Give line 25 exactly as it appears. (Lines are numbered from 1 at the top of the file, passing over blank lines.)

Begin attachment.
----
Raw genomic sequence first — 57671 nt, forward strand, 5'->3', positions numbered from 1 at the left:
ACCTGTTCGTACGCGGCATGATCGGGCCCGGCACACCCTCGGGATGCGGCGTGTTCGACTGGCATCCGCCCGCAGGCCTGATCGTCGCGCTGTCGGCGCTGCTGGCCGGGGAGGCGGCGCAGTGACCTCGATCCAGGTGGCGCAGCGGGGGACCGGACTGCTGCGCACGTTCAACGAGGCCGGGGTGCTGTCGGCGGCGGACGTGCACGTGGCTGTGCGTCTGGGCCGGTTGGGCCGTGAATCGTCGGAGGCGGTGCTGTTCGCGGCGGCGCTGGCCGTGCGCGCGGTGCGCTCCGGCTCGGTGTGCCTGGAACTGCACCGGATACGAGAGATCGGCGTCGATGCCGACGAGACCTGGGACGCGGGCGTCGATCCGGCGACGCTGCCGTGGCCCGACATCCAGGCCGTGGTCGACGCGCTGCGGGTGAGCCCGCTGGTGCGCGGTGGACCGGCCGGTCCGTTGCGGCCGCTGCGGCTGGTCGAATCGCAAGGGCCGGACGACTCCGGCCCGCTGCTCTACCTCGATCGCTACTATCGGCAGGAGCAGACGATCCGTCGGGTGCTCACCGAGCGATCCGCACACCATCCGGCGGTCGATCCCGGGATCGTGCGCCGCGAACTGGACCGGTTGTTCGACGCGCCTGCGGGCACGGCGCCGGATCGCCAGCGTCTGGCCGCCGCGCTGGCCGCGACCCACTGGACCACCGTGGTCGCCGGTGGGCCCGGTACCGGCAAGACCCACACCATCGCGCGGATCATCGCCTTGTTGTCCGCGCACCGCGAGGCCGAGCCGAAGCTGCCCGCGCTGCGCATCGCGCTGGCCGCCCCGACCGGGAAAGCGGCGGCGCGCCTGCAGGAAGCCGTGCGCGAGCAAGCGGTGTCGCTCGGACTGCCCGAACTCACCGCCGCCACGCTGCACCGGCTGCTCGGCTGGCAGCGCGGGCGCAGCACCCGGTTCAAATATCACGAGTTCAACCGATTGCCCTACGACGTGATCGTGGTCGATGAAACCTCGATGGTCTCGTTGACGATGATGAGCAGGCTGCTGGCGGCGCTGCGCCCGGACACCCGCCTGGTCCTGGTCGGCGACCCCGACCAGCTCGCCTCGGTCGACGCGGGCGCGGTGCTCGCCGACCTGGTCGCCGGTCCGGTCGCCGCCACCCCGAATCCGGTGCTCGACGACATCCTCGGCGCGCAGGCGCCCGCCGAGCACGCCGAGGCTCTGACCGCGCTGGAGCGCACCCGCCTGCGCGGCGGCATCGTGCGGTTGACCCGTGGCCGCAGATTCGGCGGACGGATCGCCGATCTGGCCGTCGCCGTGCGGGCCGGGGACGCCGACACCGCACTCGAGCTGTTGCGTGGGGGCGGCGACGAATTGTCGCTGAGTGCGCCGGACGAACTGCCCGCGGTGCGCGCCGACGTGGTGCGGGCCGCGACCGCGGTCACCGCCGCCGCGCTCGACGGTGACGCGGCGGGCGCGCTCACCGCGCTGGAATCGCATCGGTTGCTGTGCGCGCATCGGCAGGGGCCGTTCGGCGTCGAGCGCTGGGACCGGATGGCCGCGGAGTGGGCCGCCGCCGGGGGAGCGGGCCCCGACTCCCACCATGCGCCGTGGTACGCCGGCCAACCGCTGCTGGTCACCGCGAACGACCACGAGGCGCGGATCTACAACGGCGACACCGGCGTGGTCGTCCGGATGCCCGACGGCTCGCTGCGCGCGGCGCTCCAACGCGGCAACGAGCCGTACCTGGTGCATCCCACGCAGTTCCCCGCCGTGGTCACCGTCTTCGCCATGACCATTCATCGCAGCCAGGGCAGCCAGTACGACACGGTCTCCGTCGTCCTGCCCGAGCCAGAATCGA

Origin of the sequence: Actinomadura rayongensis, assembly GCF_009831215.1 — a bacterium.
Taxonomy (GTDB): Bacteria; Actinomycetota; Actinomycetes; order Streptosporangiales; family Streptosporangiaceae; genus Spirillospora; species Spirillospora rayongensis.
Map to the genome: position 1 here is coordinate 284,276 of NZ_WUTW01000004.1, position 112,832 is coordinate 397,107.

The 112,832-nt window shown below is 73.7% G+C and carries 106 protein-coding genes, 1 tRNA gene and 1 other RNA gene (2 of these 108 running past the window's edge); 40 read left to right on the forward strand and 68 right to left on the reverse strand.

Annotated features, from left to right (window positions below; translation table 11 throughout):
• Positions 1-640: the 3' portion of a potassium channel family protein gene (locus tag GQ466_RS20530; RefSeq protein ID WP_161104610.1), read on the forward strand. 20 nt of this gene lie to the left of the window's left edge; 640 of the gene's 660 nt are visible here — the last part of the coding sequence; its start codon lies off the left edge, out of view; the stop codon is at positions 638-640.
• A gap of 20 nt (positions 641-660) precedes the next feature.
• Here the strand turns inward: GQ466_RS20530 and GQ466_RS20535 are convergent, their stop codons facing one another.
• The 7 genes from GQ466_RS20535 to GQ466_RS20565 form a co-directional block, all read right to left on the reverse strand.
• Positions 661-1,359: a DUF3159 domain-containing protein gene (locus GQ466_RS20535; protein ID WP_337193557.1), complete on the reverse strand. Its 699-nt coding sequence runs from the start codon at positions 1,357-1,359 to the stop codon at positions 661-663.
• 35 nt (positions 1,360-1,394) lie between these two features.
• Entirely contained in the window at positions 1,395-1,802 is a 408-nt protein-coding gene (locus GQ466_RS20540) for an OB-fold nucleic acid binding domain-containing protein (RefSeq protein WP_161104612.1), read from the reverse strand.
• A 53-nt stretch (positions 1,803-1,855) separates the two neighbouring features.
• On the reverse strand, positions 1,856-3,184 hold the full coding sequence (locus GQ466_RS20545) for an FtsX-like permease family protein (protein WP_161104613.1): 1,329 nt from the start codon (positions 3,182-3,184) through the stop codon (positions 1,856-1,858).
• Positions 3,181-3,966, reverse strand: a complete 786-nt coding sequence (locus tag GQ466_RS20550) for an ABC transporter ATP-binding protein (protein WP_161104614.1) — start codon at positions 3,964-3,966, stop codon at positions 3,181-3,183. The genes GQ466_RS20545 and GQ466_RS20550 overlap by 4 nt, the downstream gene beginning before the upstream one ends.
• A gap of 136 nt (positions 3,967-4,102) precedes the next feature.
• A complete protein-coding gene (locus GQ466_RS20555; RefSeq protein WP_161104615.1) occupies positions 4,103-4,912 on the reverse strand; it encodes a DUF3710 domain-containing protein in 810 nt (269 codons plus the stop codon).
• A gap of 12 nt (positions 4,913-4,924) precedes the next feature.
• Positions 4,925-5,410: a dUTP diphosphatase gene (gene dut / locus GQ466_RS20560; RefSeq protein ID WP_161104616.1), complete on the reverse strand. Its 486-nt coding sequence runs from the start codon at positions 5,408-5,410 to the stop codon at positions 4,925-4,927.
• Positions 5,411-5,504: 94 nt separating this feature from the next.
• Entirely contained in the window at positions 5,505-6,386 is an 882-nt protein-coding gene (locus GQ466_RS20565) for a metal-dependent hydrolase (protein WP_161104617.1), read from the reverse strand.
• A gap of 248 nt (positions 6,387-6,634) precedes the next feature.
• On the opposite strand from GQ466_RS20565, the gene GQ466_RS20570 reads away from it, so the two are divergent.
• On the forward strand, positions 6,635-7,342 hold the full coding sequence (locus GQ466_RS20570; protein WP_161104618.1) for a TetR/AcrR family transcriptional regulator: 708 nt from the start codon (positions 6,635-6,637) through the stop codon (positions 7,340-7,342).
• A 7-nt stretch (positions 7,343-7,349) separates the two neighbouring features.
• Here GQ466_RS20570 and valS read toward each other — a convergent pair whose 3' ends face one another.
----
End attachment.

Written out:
• On the opposite strand from GQ466_RS20565, the gene GQ466_RS20570 reads away from it, so the two are divergent.